Two years ago, I wrote about my personal connection to a Mammoth discovery in Channel Islands National Park.
I've mentioned that I worked as a Park Naturalist (the type of Ranger most visitors see) at Channel Islands National Park during the summer of 1986 three times on this blog, most recently in Happy 100th birthday, National Park Service! I've also mentioned that I'm a paleontologist...I took advantage of my paleontological expertise that summer at Channel Island by giving an evening program on Pygmy Mammoths, so this subject is near and dear to my heart.Yesterday, PBS Eons examined the topic of Pygmy Mammoths and insular dwarfism in The Island of Shrinking Mammoths.
The mammoths fossils found on the Channel Islands off the coast of southern California are much smaller than their relatives found on the mainland. They were so small that they came to be seen as their own species. How did they get there? And why were they so small?I covered many of the points of this video in my talks 33 years ago, including the ancestors of the mammoths swimming out to the islands, the islands becoming a single large island closer to the mainland during glaciations, and the likely reason for the mammoths shrinking. I'm glad those ideas have stood the test of time, so the visitors who listened to my talks are still well-informed, if they remember them.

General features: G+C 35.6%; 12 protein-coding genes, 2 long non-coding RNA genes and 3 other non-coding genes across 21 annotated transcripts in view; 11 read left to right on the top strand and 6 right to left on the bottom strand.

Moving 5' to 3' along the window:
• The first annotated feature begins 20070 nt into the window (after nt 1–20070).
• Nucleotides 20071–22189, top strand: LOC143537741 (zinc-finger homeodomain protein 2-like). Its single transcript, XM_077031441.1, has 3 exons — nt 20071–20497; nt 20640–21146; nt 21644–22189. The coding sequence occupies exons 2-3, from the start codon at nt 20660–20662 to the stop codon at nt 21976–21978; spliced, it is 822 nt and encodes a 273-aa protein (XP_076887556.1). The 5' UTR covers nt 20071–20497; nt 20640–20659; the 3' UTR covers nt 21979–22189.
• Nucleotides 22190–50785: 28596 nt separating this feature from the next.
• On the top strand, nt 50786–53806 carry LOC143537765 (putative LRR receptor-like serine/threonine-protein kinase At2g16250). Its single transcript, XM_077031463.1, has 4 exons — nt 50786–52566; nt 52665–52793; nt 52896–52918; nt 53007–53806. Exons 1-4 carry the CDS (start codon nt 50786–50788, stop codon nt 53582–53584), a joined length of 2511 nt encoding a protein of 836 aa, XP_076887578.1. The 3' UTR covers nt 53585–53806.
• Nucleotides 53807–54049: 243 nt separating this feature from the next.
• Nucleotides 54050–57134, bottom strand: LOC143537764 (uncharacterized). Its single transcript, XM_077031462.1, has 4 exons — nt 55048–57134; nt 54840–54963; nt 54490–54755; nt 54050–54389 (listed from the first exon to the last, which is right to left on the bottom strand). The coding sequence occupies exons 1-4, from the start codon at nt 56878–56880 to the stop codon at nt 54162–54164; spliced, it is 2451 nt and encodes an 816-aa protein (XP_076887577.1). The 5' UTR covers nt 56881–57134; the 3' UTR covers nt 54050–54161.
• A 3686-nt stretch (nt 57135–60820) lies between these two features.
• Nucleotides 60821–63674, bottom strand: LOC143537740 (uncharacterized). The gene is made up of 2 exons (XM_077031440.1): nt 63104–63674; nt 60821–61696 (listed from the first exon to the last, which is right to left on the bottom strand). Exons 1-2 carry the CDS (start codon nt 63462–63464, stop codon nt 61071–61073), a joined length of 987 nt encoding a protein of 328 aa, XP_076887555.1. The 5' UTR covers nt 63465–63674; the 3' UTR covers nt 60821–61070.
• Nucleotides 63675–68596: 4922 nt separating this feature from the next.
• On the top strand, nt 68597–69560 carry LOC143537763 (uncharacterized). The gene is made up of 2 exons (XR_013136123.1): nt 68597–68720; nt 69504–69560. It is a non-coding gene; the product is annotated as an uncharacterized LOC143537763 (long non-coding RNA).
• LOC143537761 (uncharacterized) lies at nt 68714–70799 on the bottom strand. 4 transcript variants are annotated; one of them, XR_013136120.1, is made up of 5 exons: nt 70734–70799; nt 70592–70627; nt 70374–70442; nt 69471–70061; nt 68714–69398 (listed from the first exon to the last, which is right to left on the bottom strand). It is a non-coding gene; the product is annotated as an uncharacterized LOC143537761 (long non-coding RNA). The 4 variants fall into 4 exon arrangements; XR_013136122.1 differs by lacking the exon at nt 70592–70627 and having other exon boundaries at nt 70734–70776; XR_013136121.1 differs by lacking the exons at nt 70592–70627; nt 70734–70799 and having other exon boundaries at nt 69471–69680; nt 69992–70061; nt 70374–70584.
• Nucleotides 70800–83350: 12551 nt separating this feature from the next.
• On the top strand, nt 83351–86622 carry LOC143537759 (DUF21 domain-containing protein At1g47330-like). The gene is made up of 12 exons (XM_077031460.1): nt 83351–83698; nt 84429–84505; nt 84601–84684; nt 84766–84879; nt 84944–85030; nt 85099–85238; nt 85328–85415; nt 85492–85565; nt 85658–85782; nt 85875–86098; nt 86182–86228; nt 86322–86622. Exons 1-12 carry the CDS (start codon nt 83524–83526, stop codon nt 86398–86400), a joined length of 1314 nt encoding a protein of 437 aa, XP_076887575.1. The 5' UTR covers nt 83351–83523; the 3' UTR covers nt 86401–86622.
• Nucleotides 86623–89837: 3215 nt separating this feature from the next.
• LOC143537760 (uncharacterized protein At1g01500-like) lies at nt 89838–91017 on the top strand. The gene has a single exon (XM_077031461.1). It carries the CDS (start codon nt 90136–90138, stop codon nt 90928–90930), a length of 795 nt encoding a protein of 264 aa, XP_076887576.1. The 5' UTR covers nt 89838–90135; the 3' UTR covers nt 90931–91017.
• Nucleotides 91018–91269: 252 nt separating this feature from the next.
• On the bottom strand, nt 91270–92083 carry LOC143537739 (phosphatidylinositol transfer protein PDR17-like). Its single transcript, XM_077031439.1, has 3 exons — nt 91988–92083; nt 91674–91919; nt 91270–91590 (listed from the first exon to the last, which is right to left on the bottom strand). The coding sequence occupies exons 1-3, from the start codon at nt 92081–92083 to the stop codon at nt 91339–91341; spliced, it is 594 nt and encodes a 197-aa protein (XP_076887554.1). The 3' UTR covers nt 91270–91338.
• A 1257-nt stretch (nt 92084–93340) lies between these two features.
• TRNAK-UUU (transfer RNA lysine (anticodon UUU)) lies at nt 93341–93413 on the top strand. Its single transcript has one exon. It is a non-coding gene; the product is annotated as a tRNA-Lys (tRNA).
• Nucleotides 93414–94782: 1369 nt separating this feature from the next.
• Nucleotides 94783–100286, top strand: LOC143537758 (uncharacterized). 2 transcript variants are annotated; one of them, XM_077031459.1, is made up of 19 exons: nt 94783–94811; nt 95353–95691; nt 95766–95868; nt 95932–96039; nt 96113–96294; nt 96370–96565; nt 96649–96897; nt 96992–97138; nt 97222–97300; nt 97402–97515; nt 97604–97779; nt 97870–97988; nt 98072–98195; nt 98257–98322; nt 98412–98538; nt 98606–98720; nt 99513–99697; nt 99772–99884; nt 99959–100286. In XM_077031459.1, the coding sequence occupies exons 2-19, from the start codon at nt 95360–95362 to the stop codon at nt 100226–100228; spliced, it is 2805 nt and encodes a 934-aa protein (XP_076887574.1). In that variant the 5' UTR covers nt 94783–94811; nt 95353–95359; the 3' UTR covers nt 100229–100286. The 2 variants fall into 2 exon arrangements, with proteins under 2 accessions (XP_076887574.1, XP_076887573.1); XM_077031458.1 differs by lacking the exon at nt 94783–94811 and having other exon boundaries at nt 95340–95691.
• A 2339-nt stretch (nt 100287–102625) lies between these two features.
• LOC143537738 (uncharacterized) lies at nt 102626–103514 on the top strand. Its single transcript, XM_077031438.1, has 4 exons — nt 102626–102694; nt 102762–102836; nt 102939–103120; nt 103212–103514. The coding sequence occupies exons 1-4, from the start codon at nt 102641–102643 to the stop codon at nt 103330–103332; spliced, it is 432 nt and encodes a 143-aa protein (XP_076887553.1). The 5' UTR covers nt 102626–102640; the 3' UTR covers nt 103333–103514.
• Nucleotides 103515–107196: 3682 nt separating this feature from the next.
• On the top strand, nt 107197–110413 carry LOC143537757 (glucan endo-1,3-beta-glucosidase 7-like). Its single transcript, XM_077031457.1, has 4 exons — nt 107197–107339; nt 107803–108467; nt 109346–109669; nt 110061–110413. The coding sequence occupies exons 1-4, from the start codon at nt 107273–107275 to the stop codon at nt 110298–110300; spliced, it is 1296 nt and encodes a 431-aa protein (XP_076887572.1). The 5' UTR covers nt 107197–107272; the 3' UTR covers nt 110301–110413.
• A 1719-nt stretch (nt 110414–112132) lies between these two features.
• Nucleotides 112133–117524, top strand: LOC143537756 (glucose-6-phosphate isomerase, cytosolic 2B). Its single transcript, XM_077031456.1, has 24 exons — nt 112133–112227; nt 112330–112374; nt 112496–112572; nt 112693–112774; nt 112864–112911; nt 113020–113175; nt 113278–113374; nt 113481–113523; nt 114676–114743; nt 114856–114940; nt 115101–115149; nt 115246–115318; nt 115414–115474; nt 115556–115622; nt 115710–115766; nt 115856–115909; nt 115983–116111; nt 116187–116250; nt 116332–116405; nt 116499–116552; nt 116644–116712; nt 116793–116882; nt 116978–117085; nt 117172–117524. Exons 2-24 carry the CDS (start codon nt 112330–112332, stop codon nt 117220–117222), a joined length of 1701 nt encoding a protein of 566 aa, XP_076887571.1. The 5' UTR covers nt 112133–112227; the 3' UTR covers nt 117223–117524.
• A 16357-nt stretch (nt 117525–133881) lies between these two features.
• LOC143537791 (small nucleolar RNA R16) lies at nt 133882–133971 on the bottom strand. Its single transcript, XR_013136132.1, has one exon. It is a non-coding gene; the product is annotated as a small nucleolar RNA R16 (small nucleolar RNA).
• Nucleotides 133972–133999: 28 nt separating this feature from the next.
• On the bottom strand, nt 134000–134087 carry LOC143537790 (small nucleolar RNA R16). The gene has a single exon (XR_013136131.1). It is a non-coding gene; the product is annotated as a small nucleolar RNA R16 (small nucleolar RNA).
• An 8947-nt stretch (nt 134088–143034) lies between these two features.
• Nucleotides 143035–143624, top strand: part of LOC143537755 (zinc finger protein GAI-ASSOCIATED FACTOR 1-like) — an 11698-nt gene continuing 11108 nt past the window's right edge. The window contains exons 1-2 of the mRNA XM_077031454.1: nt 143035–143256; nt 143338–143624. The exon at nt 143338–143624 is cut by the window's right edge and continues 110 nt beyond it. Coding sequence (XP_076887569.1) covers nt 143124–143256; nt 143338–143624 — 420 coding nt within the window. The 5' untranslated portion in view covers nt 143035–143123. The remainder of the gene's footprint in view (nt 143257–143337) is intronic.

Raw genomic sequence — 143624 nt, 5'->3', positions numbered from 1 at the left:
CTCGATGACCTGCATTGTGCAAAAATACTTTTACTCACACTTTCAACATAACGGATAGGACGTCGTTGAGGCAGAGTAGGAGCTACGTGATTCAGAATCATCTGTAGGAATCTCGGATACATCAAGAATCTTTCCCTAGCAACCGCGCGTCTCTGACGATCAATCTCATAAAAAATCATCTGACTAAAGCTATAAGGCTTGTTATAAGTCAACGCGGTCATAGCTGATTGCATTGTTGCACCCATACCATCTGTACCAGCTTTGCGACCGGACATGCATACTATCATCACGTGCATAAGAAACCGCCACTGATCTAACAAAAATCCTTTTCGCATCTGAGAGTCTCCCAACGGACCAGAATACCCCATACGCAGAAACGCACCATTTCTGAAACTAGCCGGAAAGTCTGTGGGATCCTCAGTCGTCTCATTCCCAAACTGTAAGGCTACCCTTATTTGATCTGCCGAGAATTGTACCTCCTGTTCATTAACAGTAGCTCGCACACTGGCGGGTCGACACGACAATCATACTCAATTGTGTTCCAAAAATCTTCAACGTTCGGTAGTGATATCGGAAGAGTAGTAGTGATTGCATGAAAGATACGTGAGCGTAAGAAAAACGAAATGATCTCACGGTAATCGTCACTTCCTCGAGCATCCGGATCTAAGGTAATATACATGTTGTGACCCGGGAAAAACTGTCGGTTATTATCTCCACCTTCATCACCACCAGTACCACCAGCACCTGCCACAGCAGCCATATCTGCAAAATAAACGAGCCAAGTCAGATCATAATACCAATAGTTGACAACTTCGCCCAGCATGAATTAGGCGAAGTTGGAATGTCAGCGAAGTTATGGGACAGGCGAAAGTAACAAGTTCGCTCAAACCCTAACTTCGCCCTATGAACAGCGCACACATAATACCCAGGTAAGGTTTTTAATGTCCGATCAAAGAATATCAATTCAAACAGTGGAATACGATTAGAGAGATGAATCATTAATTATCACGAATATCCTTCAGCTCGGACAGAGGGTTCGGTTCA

I also expected that some new information would have come to light during the past three decades and the video shows that it did. In particular, the possibility that smaller mammoths could be able to climb steeper slopes than their full-size relatives to eat a different diet and the length of time mammoths lived on the islands were both things I didn't know before watching this video.
I'll finish by updating what I wrote about the PBS NewsHour video in the previous entry about Pygmy Mammoths: "Thank you PBS [Eons} for reminding me of those days and updating me and the rest of their viewers on the latest on Pygmy Mammoths."